My first receiver took a pretty long time to finish because I stopped a couple times to second guess, research and restart the process. It still turned out great. The second receiver took just a few hours, with only about 20 minutes of hands-on time where I was setting up the next operation by changing the position of the lower.
In the end, both ended up looking mighty nice. Having learned a couple lessons along the way, I now know to slow the feed-rate (the rate at which the movements are performed) during certain processes to ensure a smooth finish. For example, running the drill through the hammer/trigger pin holes at 30% leads to a smoother finish and a tighter fit.
Speech is a code, code is a weapon:
So far we’ve discussed two of the main players here, Defense Distributed and Ghost Gunner. With DefDist being the parent company behind the Ghost Gunner project, founder Cody Wilson has one more aspect here: DEFCAD. DEFCAD is the online firearms file resource and marketplace at the heart of the multi-year court battle with the State Department. Essentially, Wilson wanted to host and publish a number of blueprints for firearms on DEFCAD, the State Dept. said that would be a violation if ITAR, the International Trade in Arms regs. What Wilson did that was so genius was to intertwine the 1st and 2nd amendments. If a weapon can be broken down to code, and code can be called free speech, the government cannot stifle access to schematics and blueprints without also violating a right to free speech. While the 2nd amendment has long been trampled and disregarded by anti-gun jurists, the 1st amendment has proven far harder to infringe upon.
The settlement with the State department was much more than just making the case go away and removing federal roadblocks for DefDist to publish DEFCAD, “the government expressly acknowledges that non-automatic firearms up to .50-caliber – including modern semi-auto sporting rifles such as the popular AR-15 and similar firearms – are not inherently military”. While a settlement is less potent than a legal ruling, the quote from State you just read does set a precedent within the agency. Two of the main arguments for gun control have been effectively neutered in one fell swoop. Files containing all data needed to produce a gun? Available for download. The argument that modern sporting rifles (such as the AR platform) are “military in nature”? Refuted.
It’s hard to review the Ghost Gunner without considering that it is also the financial engine that has funded one of the biggest proactive 2nd amendment victories in a fortnight. Are there less expensive ways to finish an 80% receiver? Undoubtedly. Are there other methods that produce a nicer finished product? Possibly, but not that I’ve seen. The Ghost Gunner does two things really very well. It lowers the technical barrier to enter a wider world of machining, allowing one such as me with no machining knowledge to produce a nicer end product (and many more of them) than a jig and drill kit. The second thing the Ghost Gunner does really well is give a giant “fuck you” to the entire anti-gun establishment. From politicians to hand-wringing news anchors, the Ghost Gunner is sending the clear message that those who defend the 2nd amendment will not be incrementally legislated into irrelevance.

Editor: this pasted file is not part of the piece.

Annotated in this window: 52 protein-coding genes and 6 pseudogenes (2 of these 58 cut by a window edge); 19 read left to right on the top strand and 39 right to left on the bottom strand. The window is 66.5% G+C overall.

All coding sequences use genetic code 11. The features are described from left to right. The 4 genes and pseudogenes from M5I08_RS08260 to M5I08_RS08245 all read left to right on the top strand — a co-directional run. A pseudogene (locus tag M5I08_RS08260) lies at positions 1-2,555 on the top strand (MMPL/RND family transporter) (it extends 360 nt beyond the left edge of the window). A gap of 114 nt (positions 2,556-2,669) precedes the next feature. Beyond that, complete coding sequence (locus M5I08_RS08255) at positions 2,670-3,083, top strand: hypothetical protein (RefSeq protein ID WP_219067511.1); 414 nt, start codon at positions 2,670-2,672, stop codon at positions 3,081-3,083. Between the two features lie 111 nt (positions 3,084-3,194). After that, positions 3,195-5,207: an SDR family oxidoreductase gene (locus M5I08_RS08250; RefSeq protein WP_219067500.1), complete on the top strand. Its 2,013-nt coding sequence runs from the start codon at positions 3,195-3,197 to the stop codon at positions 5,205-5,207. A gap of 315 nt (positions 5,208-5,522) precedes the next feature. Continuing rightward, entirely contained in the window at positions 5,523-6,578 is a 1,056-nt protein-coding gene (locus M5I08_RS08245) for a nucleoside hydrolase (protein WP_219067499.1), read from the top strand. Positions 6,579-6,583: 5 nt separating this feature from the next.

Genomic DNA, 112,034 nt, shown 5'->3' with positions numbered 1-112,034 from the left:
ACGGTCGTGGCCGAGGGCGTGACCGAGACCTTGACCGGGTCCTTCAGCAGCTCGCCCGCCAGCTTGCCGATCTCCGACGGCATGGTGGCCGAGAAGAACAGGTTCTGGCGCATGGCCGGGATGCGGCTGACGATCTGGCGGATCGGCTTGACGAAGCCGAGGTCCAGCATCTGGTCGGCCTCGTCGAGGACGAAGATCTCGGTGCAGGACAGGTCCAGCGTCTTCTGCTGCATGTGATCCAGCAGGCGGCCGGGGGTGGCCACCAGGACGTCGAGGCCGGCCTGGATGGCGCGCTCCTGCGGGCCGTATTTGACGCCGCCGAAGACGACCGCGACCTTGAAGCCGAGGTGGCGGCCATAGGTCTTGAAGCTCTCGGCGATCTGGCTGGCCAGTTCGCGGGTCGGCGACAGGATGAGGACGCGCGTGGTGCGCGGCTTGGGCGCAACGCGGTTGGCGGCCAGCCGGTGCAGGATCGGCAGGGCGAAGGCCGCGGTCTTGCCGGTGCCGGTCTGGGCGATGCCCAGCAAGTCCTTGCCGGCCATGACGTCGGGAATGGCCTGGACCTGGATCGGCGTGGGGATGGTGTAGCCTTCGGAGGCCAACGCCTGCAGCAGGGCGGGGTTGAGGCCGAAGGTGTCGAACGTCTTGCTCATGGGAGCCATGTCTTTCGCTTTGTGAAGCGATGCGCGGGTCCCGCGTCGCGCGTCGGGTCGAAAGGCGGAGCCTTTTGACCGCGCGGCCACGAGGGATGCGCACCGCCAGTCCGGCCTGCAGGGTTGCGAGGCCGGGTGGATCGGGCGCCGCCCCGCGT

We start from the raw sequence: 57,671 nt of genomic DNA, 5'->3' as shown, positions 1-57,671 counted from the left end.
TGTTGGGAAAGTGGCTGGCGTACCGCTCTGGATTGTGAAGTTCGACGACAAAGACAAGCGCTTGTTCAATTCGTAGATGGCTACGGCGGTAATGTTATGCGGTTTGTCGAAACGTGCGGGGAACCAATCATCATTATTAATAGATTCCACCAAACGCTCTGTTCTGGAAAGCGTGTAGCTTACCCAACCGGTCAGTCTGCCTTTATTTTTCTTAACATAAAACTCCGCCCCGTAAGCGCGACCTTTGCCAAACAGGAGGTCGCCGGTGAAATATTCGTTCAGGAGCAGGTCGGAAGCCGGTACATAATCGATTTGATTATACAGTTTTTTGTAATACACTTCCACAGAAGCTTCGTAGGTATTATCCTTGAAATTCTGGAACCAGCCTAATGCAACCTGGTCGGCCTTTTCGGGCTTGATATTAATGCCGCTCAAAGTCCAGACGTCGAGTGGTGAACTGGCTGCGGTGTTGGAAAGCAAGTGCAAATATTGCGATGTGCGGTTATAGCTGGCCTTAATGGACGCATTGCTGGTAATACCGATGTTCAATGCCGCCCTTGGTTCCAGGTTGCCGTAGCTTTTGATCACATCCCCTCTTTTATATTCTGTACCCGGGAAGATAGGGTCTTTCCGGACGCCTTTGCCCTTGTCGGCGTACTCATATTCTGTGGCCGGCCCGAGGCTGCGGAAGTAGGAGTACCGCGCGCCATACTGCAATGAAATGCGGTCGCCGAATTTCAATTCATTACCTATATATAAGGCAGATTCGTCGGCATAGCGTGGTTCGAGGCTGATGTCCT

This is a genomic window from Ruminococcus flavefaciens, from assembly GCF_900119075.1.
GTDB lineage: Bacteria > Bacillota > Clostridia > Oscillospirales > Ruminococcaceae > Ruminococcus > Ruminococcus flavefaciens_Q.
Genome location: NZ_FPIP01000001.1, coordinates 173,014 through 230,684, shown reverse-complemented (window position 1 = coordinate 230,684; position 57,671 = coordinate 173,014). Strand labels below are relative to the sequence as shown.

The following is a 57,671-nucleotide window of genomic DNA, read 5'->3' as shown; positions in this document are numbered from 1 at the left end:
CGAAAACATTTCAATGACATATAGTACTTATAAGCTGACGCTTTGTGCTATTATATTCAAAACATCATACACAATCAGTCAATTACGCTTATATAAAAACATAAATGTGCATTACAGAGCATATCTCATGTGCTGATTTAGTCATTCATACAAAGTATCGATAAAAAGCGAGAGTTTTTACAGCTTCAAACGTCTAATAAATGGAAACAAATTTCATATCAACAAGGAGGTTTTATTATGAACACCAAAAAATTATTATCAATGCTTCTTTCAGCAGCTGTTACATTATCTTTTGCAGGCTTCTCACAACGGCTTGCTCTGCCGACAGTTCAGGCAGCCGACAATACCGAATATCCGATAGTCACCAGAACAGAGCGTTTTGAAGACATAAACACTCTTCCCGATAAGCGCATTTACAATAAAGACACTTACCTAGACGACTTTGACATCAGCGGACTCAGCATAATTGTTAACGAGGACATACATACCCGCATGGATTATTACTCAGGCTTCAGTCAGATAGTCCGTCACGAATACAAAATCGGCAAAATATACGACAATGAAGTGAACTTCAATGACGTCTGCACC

For a consumer, the question is always “Is the juice worth the squeeze?”. For anyone who considers themselves a defender of the 2nd with an interest in finishing their own 80% receivers, the Ghost Gunner is worth a strong look. It has been around for a couple years, but the open-source software aftermarket is just starting to gain traction, as evidenced by Matthew Komar’s GhostWriter engraving webtool. It is a great shortcut that will get you ahead of the game, but only to a point. It will never replace a full-size CNC with a machinists education, nor does it cost nearly as much. It does quite a bit for the money, and will be doing more and more as time goes on. Now it’s time for me to order a 1911 frame to finish…
Defense Distributed, Ghost Gunner and DEFCAD continue to rankle enemies of liberty. Consider donating to DEFCAD’s fundraiser as they fight for the rights of all citizens.